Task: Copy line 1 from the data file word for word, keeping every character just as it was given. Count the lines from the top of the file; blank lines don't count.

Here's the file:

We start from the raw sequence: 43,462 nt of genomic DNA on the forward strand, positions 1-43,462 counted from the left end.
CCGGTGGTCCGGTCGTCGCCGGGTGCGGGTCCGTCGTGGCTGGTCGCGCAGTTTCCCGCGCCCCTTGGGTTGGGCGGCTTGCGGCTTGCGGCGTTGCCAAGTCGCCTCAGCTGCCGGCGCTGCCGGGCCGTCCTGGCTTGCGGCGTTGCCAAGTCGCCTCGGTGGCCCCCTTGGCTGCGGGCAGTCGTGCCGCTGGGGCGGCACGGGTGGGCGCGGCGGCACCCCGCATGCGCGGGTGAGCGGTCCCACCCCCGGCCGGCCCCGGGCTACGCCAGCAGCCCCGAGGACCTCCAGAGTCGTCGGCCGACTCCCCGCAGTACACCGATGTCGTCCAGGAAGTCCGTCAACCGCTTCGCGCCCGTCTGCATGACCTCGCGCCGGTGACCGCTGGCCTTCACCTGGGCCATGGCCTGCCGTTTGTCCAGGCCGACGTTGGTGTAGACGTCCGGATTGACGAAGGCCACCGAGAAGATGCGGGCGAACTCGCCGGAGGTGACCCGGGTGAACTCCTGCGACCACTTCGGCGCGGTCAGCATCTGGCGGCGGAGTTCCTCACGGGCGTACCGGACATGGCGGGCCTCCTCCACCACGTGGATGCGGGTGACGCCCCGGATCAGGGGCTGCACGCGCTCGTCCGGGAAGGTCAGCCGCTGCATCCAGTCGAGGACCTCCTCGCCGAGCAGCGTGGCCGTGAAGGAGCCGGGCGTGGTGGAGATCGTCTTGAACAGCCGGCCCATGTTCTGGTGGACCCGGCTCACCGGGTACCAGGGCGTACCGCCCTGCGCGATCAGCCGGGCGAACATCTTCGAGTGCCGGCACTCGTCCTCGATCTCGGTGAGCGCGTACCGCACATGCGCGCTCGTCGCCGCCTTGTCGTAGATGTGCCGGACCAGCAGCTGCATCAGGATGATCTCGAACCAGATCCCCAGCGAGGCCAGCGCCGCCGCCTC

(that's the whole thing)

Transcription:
We start from the raw sequence: 43,462 nt of genomic DNA on the forward strand, positions 1-43,462 counted from the left end.